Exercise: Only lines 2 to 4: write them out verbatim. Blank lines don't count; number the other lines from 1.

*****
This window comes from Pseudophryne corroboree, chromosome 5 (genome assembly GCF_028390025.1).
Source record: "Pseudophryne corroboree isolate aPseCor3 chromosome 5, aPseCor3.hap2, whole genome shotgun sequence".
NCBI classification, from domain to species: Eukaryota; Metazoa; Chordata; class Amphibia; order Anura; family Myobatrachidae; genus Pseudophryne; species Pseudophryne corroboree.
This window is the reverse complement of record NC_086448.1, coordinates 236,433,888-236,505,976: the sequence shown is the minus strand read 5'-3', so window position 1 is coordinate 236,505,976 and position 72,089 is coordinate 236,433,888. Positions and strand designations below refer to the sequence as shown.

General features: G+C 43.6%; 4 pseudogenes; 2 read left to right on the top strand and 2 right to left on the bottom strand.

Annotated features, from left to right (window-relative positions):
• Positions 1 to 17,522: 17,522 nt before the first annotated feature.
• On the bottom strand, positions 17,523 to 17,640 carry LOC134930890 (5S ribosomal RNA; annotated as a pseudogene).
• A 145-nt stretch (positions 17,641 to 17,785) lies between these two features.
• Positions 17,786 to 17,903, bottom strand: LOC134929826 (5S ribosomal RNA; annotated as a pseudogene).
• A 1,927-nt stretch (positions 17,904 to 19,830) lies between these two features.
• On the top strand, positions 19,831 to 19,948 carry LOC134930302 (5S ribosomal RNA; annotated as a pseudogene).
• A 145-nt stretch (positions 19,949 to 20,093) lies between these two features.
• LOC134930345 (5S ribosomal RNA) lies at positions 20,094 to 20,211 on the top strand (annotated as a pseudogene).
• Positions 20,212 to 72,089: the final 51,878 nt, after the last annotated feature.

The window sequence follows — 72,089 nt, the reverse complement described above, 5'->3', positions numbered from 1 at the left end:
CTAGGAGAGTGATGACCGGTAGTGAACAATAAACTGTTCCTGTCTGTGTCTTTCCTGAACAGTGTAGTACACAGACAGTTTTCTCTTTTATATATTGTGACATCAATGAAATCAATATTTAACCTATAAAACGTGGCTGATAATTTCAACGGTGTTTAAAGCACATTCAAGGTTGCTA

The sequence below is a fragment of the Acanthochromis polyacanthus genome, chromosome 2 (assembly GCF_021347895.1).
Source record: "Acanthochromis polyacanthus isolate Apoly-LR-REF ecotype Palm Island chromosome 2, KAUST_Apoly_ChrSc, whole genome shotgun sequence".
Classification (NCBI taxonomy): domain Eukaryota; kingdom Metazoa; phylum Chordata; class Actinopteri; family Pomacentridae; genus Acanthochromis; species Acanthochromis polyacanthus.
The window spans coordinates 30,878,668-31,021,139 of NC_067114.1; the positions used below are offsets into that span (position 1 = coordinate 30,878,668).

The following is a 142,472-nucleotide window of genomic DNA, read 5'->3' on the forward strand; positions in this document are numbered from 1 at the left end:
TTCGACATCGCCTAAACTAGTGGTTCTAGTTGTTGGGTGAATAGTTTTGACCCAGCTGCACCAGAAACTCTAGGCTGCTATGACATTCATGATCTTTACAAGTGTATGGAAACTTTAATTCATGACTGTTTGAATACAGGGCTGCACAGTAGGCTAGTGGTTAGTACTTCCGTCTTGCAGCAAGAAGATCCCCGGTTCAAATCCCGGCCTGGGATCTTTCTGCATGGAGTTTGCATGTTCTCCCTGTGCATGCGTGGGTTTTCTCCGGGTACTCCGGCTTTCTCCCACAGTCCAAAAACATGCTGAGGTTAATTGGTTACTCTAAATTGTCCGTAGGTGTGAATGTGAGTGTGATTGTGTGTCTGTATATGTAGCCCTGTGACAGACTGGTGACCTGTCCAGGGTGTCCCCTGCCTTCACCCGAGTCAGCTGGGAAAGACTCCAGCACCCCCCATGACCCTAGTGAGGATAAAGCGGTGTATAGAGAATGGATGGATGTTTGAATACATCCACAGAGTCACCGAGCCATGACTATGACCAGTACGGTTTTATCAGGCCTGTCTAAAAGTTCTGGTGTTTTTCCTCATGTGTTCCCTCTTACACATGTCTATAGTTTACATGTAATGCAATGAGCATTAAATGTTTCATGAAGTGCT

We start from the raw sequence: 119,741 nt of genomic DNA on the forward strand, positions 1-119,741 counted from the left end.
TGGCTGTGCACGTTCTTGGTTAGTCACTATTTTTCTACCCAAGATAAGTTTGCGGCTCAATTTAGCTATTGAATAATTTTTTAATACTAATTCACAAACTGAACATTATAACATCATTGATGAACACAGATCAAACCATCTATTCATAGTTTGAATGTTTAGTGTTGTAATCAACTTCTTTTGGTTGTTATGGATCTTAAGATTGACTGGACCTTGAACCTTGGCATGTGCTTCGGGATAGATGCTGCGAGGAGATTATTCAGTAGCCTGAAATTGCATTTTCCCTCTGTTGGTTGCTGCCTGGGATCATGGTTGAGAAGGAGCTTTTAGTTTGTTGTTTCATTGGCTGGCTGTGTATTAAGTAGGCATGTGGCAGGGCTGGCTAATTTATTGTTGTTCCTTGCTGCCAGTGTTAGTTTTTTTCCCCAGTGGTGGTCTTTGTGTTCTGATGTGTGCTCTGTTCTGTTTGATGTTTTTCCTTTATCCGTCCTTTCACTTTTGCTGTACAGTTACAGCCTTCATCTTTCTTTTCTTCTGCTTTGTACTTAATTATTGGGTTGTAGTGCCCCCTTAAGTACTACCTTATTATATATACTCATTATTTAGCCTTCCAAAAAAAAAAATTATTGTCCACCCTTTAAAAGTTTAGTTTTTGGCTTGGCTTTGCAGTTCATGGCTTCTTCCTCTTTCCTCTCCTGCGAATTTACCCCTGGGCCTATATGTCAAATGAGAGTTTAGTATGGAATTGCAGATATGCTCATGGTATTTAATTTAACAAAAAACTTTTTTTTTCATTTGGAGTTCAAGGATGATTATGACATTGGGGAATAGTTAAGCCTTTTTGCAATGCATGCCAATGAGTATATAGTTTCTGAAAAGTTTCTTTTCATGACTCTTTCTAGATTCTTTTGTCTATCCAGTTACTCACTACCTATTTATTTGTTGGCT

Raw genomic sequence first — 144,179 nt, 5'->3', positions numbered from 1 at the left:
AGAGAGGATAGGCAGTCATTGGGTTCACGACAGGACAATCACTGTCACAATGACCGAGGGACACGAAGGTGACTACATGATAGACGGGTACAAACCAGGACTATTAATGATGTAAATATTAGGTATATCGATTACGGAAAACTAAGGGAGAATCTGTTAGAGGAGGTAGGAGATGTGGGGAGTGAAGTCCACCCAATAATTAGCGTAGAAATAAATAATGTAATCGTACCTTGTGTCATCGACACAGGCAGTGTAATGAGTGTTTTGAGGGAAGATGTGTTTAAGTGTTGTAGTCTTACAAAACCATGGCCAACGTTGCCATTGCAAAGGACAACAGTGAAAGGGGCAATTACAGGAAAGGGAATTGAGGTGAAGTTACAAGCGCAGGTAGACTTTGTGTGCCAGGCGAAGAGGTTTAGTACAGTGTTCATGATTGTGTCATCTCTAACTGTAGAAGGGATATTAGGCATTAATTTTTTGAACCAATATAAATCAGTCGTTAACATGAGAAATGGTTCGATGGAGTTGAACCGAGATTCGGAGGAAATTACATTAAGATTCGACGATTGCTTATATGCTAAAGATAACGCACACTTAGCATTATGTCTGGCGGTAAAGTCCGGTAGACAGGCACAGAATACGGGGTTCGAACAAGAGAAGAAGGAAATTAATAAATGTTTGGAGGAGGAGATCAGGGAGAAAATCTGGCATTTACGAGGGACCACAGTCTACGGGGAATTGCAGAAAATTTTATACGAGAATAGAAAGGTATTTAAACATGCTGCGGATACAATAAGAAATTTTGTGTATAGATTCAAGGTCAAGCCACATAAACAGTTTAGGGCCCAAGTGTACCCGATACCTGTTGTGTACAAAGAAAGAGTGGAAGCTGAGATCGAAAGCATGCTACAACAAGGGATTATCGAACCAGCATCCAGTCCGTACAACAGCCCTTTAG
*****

Source record: "Pseudophryne corroboree isolate aPseCor3 chromosome 5, aPseCor3.hap2, whole genome shotgun sequence".
NCBI classification, from domain to species: Eukaryota; Metazoa; Chordata; class Amphibia; order Anura; family Myobatrachidae; genus Pseudophryne; species Pseudophryne corroboree.
This window is the reverse complement of record NC_086448.1, coordinates 236,433,888-236,505,976: the sequence shown is the minus strand read 5'-3', so window position 1 is coordinate 236,505,976 and position 72,089 is coordinate 236,433,888. Positions and strand designations below refer to the sequence as shown.